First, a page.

“Hmmmm,” I thought to myself, “either the FBI has caught up with me or it’s Jehovah’s Witnesses.”

The tracts and Bibles they were carrying were a dead giveaway that it was not the FBI.  I love my JW brothers and sisters, I love anyone who has a passion for living by a moral compass and sharing concern for the plight of mankind on this earth.  But, I have never understood the invariable first line of their proselytizing speech.

“Do you know where you are going when you die?  Where will you spend eternity?”

With all the kindness I could muster teetering on a ladder with a bucket full of oranges, I did my best to reply calmly to the three, “No, I don’t know and you don’t either.”

I don’t know and you don’t either.  For us mortals, assuming the cloak of humility necessary to unfailingly believe “I don’t know” is one of the most difficult hurdles on a spiritual path. Every one of us has wanted to know the inside scoop about heaven, hell, and eternity.  Does it exist?  Where is it?  Who is there?   My grandfather, a deeply devout, humble trekker, advised me years ago, “if your grandmother’s mother is in heaven, I’m telling St. Peter to send me to the other place.”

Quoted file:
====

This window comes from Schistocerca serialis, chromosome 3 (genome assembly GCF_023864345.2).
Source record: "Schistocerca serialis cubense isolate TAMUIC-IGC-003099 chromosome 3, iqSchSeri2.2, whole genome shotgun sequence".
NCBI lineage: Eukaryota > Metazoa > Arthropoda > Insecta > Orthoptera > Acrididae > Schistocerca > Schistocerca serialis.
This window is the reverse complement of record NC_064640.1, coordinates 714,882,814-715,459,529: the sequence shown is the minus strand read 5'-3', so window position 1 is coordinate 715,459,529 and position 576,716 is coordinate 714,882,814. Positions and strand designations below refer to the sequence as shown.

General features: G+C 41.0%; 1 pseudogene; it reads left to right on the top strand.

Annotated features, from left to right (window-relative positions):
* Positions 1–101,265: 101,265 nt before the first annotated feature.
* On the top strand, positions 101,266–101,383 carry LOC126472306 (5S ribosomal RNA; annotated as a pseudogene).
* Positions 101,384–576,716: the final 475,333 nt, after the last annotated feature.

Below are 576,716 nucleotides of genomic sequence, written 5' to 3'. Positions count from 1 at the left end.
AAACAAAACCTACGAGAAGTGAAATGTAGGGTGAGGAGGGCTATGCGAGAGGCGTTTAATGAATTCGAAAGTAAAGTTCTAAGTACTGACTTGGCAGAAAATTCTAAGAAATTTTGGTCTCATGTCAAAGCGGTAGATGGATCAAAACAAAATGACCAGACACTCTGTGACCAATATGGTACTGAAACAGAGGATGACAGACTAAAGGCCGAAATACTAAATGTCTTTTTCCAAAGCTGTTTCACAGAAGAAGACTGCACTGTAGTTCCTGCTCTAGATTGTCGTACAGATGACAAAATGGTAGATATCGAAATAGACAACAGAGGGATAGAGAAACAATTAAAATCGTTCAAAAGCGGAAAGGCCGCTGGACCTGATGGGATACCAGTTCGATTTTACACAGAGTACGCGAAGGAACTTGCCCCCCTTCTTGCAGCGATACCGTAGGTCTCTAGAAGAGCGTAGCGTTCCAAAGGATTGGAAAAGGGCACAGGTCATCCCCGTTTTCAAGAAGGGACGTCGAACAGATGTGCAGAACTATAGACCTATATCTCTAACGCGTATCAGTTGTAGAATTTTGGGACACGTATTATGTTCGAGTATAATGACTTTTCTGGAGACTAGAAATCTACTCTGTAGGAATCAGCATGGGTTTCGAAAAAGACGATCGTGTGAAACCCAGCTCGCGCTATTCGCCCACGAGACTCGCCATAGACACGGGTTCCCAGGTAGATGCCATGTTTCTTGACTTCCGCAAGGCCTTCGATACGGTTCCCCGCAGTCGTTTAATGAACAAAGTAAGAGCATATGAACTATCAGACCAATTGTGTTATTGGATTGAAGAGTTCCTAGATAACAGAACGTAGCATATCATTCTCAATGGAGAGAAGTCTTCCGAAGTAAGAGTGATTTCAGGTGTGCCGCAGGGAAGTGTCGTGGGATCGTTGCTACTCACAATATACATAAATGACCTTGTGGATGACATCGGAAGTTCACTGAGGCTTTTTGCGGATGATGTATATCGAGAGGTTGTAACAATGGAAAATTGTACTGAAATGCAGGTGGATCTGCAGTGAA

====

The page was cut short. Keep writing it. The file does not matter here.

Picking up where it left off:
I loved that man.  He was unassuming, gentle and faithful to what he believed to be truth.  During his final years of life, grandpa read his Bible every day and prayed a lot.  I believe he got all his loose ends tied together before he died, but never did he tell me how or what to believe.  He never shared with me what he believed unless I asked.  Even then he was very careful to advise me that heaven, hell and eternity were mysteries that each man and woman must address within the sanctity of their own inner spaces.